Listening: to Sunday Morning on Radio 3.

Reading: Bill Bryson’s The Road to Little Dribbling. As usual with Bryson I’m amused and irritated in turns but it’s still a good read – the review in the link says it all.

Watching: The Bridge. Of course.

Making: still socks, but I’m sure you’re bored with photos of those.

Also the sampler, and Creative Sprinting.

And just for a change, some books. These are from instructions on Ali Mannings’ informative blog

and these from a book called How to Fold which is not, whatever the title suggests, about origami.

Feeling: almost cheerful. The boiler is fixed, the chair seats have gone to be recaned, and we’ve had an offer we can’t refuse on the house. With no chain! Those who have sold houses know what a blessing that is. I’m dreading actually moving, but we have to do it sooner or later, so probably better now than when we’re even older.

Visiting: we managed to fit in our trip to Walford Mill, as we hoped. They have rearranged the interior, which has resulted in less exhibition space and more shop space, presumably for financial reasons, but I regret it. There was some interesting weaving by Jacy Wall, and the usual tempting ceramics.

Anticipating: another trip to two interesting looking exhibitions in Southampton – George Shaw at the Art Gallery and Gerhard Richter at the new incarnation of the John Hansard Gallery. I expect we will also manage to fit in lunch at the Art House Cafe.




Listening: to Choral Evensong on Radio 3.

Reading: I finished Iain M Banks’ The Player of Games last night – couldn’t go to bed till I had done so. I was surprised to realise that it was 30 years old. It hasn’t dated much, unlike Asimov’s Foundation series. The second time I read those, I found the sexism intensely irritating. Now I’ve moved on to Bill Bryson’s The Road to Little Dribbling, which is as entertaining as all the other Bryson books I’ve read.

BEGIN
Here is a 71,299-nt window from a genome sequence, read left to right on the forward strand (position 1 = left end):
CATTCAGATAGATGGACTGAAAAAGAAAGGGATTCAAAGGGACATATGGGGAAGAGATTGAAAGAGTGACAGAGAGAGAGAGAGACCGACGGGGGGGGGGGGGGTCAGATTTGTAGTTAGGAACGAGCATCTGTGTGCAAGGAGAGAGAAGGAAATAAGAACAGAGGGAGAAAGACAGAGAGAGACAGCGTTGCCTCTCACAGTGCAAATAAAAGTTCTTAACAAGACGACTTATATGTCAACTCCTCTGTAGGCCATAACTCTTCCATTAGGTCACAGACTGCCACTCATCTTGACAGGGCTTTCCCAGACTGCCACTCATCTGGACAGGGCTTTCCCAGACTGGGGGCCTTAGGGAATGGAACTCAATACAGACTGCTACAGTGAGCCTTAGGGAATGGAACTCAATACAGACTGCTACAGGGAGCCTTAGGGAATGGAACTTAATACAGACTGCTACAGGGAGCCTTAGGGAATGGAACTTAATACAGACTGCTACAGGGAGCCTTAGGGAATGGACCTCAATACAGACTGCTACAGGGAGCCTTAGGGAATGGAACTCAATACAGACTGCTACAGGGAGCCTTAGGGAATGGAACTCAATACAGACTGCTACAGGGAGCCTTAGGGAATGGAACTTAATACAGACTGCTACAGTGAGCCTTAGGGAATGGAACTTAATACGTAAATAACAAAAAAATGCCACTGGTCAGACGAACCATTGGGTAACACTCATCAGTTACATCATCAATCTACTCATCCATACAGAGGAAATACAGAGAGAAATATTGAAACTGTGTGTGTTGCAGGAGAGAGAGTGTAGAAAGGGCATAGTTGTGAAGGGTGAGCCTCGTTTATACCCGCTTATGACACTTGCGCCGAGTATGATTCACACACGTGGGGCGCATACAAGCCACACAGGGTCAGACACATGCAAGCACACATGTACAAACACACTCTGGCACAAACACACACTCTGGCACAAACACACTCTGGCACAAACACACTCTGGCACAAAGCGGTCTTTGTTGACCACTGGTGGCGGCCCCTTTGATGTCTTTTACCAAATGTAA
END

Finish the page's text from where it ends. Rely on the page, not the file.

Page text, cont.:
Watching: The Bridge. Of course.

Making: no cycling, and only one hour of subtitle reading, leads to less knitting, especially with a heel to turn.

Bet you’re bored with pictures of socks.

The same is true for samplers.

However, not sitting in front of the TV for several hours does encourage Creative Sprinting, and working in sketch books, although I’m not going to show you the outcome of that!

Feeling: hassled. The gas boiler saga continues. It started to make a strange noise, so the gas man came again. He fixed the strange noise – it was, as Wensleydale thought, the fan. But then he found a problem with the whatsit which regulates the gas supply. So he’s coming back on Thursday to fix that. Fortunately it is working, and the weather is warmer anyway. Plus, although we’ve put the house sale on the back burner for a while – house prices are apparently falling, so we’ve missed the peak anyway – we’ve decided to carry on with the Swedish death cleaning. And we’ve got some chairs we need to take for repairs. But I do want to get out for a trip, so it’s going to be a busy week.

Anticipating: that trip, down to Walford Mill, before the current exhibition closes. We’ve been intending to go for a while, but life kept getting in the way.



Listening: to the clock ticking